The former president of Brazil was jailed for his involvement in a government sponsored Bitcoin-based money laundering scheme, in which he misappropriated nearly $22.4 million of government funds.
Since the political turmoil of the scandal, the Brazilian government has invested in a Blockchain-based mobile app that will function as a registry system for signatures and petitions.
The Central Bank of Brazil partnered with the American-based R3 Blockchain alliance, and is using its’ Corda platform to develop Blockchain for different elements of the country’s current financial infrastructure. The bank is also developing proofs-of-concept on four other platforms and focus on using Blockchain for real time gross settlement systems
The government also created a Blockchain-based land-titling system as a platform for registering property ownership. The initiative aims to curb illegal development of land in the Amazon rainforest.
Venezuela, a country plagued by hyperinflation and a struggling economy, issued an oil-backed national cryptocurrency, Petro, in February, in an effort to attract foreign investors.
President Nicolas Maduro ordered businesses and government services to accept cryptocurrency and Petro earlier this year. But the order was at odds with the Venezuelan Parliament which declared cryptocurrency illegal just weeks earlier. Critics in parliament argue Maduro is using Petro as a means to skirt US sanctions.
Further, Petro’s release was immediately met with conflict. Bitfinex, one of the world’s largest crypto exchanges, release a statement condemning and restricting Petro use on the platform due to the US sanctions on Venezuela. President Trump also banned American citizens from purchasing Petro in March as part of a campaign to pressure the country’s autocratic leadership.
Venezuelans are heavily investing in Bitcoin and altcoins to salvage what value remains in their holdings of the national currency, Bolivar.
Mining increased exponentially in response to the devastating inflation of the national currency, but the government reportedly arrested many suspected miners before establishing concrete rules on the practice. The government requires cryptocurrency miners to register on an online registry, which was created at the end of last year and is seen as the first steps toward crypto regulation.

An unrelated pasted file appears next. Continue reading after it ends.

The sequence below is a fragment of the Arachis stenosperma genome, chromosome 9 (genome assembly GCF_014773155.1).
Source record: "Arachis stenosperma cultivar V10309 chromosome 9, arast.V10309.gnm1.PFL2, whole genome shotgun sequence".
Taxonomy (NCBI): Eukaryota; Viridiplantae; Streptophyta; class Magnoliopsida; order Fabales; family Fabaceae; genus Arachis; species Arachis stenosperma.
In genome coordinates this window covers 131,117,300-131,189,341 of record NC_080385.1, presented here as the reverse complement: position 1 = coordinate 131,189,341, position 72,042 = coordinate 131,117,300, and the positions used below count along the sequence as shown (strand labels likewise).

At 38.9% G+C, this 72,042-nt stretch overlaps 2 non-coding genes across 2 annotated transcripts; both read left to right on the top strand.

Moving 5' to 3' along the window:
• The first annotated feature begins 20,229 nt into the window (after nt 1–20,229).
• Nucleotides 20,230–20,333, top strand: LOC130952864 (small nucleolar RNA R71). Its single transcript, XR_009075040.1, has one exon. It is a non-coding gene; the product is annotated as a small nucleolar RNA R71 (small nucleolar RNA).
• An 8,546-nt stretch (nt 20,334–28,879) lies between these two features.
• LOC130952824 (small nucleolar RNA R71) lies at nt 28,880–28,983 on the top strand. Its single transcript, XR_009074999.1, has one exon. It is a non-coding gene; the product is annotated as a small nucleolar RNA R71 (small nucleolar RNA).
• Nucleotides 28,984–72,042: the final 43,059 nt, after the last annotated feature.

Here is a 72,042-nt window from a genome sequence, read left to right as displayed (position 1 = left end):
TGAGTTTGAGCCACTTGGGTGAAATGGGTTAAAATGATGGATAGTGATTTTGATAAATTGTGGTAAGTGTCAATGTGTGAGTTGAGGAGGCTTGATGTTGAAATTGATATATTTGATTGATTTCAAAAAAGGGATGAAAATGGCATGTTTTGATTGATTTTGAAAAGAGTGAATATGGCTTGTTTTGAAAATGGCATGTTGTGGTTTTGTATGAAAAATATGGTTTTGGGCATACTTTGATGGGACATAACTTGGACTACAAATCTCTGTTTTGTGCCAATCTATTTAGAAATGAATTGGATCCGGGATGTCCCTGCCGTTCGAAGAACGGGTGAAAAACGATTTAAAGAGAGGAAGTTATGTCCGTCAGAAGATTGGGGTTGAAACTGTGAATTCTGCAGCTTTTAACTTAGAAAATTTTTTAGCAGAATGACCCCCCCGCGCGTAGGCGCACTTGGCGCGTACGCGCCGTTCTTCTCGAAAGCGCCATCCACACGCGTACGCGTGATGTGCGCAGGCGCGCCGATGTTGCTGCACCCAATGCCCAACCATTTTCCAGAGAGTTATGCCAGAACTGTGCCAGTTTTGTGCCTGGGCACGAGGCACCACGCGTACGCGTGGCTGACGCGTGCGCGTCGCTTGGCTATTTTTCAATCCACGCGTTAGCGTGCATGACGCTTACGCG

The government continually pushes support for Petro, and even created a cryptocurrency training course for citizens to learn how to buy, sell, and trade Petro.
Two cryptocurrency exchanges requested the Chilean Association of Banks to clarify regulations after the firms’ corporate accounts were rejected by multiple banks in the country.
Chilean banks have been closing similar accounts “out of fear or lack of information” on cryptocurrencies. The exchanges report they are registered with various Chilean agencies and comply with anti money laundering and anti-terrorist funding laws.
A banking executive noted the closures were not out of bias toward cryptocurrency, but reflect a wider banking policy to deny services to accounts that don’t meet the banks financial expectations.
As been reported on April 25, Chile’s anti-monopoly court ordered state bank Banco del Estado de Chile and Itau Corpbanca to re-open Buda’s accounts while the exchange’s lawsuit continues against 10 banks, including the aforementioned two.
Chile’s energy regulatory agency announced a project using the Ethereum Blockchain network to authenticate information in the nation’s energy grid. The agency’s executive secretary noted the transition to Blockchain was for concern of data security.
The project will provide public information on developments and will be instrumental in gaining public trust and understanding of Blockchain tech in South America.
The Bolivian Central Bank outright banned any currency or coins that were not either issued by or regulated through the government as early as in 2014. The bank specifically mentioned Bitcoin, Quark, Peercoin, Namecoin, Primecoin and Feathercoin in the announcement but the statement seemed to include all cryptocurrencies.
In the officials opinion, “It is illegal to use any kind of currency that is not issued and controlled by a government or an authorized entity.” The bank also said that citizens of Bolivia were prohibited from denominating prices in any non-approved currencies.
Ecuadorian government has had a firm negative stance on cryptocurrency over the last four years. On February 16, 2018 the national Central Bank issued a statement which informed the public that Bitcoin is not a means of payment authorized for its use in the country:
The financial transactions carried out through Bitcoin are not controlled, supervised or regulated by any entity in Ecuador, which is why its use represents a financial risk for those who use it. It is important to point out that the purchase and sale of cryptocurrencies – like Bitcoin – through the Internet is not prohibited; However, it is emphasized that Bitcoin is not a legal currency and is not authorized as a means of payment of goods and services in Ecuador, as established in Article 94 of the Monetary and Financial Organic Code.
However, Ecuador has been officially developing its own national cryptocurrency system, the Sistema de Dinero Electrónico, since 2014. The Dinero Electrónico tokens are backed by the assets of Ecuador’s central bank, Banco Central del Ecuador, and pegged one-to-one to the US dollar, which is Ecuador’s national currency.
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Author Christina Georacopoulos